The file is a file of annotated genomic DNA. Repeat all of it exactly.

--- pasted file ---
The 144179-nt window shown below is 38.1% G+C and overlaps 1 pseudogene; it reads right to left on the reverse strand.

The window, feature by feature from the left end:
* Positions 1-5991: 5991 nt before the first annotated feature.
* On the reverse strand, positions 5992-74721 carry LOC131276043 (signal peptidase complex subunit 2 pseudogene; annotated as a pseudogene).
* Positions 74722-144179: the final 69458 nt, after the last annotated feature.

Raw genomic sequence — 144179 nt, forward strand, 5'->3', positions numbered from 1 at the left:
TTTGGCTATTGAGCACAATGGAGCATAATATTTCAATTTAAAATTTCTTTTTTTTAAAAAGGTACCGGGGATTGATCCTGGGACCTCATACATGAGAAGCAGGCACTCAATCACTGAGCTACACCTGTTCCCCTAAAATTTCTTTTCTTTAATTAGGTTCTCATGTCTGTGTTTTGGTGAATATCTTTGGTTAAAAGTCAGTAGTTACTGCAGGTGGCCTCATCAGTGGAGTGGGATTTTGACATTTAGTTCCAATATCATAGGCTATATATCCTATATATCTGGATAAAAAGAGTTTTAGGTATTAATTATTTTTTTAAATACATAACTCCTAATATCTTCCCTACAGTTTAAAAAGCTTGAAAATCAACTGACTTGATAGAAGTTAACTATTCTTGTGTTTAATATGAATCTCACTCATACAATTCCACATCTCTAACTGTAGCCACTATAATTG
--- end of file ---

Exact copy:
The 144179-nt window shown below is 38.1% G+C and overlaps 1 pseudogene; it reads right to left on the reverse strand.

The window, feature by feature from the left end:
* Positions 1-5991: 5991 nt before the first annotated feature.
* On the reverse strand, positions 5992-74721 carry LOC131276043 (signal peptidase complex subunit 2 pseudogene; annotated as a pseudogene).
* Positions 74722-144179: the final 69458 nt, after the last annotated feature.

Raw genomic sequence — 144179 nt, forward strand, 5'->3', positions numbered from 1 at the left:
TTTGGCTATTGAGCACAATGGAGCATAATATTTCAATTTAAAATTTCTTTTTTTTAAAAAGGTACCGGGGATTGATCCTGGGACCTCATACATGAGAAGCAGGCACTCAATCACTGAGCTACACCTGTTCCCCTAAAATTTCTTTTCTTTAATTAGGTTCTCATGTCTGTGTTTTGGTGAATATCTTTGGTTAAAAGTCAGTAGTTACTGCAGGTGGCCTCATCAGTGGAGTGGGATTTTGACATTTAGTTCCAATATCATAGGCTATATATCCTATATATCTGGATAAAAAGAGTTTTAGGTATTAATTATTTTTTTAAATACATAACTCCTAATATCTTCCCTACAGTTTAAAAAGCTTGAAAATCAACTGACTTGATAGAAGTTAACTATTCTTGTGTTTAATATGAATCTCACTCATACAATTCCACATCTCTAACTGTAGCCACTATAATTG